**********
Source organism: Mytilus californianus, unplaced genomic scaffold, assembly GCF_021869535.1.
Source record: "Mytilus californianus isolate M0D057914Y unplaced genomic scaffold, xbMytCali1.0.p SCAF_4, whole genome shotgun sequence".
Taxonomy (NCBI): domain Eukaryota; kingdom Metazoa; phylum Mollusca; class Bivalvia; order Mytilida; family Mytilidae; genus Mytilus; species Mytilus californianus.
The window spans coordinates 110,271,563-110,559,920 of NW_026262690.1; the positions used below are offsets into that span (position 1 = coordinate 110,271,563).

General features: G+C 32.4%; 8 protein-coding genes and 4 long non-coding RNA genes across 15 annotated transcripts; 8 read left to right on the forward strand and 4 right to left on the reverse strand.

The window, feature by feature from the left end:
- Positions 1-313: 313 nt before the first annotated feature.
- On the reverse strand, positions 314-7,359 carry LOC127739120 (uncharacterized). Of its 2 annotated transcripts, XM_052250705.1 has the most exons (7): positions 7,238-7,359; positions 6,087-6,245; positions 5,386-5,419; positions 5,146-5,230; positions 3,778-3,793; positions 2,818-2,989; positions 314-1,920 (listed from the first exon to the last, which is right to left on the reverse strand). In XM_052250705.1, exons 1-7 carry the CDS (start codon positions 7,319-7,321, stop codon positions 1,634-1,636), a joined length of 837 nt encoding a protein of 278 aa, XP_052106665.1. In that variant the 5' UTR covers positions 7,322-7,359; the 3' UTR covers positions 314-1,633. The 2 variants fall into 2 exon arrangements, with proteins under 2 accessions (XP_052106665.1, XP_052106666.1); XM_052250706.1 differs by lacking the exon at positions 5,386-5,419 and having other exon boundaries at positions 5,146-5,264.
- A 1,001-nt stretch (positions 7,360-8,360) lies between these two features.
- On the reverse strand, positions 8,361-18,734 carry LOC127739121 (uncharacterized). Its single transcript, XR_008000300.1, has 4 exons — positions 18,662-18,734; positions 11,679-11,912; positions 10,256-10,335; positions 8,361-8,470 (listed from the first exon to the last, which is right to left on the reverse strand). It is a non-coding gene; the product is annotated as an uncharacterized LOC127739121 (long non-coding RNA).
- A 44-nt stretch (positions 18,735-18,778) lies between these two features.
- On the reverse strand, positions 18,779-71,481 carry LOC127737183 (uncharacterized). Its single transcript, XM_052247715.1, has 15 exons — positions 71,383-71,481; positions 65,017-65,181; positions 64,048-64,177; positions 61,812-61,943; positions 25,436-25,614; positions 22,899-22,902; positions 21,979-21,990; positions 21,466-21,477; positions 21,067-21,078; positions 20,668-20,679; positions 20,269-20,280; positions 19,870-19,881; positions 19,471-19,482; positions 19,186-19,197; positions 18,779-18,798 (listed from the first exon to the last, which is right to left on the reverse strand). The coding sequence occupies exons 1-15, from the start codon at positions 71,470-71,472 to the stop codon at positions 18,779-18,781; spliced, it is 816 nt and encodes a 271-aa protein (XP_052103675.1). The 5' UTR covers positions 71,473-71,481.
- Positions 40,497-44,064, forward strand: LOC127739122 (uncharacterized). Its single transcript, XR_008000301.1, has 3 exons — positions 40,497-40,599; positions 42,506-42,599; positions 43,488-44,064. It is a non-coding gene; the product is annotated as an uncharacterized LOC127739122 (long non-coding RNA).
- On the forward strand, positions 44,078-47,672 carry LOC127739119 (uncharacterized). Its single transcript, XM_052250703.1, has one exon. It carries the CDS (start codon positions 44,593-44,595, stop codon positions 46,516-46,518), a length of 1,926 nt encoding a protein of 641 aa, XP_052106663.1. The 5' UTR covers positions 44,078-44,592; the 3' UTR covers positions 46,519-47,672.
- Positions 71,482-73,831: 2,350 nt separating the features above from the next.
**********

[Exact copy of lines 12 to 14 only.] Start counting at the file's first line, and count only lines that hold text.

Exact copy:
- On the reverse strand, positions 18,779-71,481 carry LOC127737183 (uncharacterized). Its single transcript, XM_052247715.1, has 15 exons — positions 71,383-71,481; positions 65,017-65,181; positions 64,048-64,177; positions 61,812-61,943; positions 25,436-25,614; positions 22,899-22,902; positions 21,979-21,990; positions 21,466-21,477; positions 21,067-21,078; positions 20,668-20,679; positions 20,269-20,280; positions 19,870-19,881; positions 19,471-19,482; positions 19,186-19,197; positions 18,779-18,798 (listed from the first exon to the last, which is right to left on the reverse strand). The coding sequence occupies exons 1-15, from the start codon at positions 71,470-71,472 to the stop codon at positions 18,779-18,781; spliced, it is 816 nt and encodes a 271-aa protein (XP_052103675.1). The 5' UTR covers positions 71,473-71,481.
- Positions 40,497-44,064, forward strand: LOC127739122 (uncharacterized). Its single transcript, XR_008000301.1, has 3 exons — positions 40,497-40,599; positions 42,506-42,599; positions 43,488-44,064. It is a non-coding gene; the product is annotated as an uncharacterized LOC127739122 (long non-coding RNA).
- On the forward strand, positions 44,078-47,672 carry LOC127739119 (uncharacterized). Its single transcript, XM_052250703.1, has one exon. It carries the CDS (start codon positions 44,593-44,595, stop codon positions 46,516-46,518), a length of 1,926 nt encoding a protein of 641 aa, XP_052106663.1. The 5' UTR covers positions 44,078-44,592; the 3' UTR covers positions 46,519-47,672.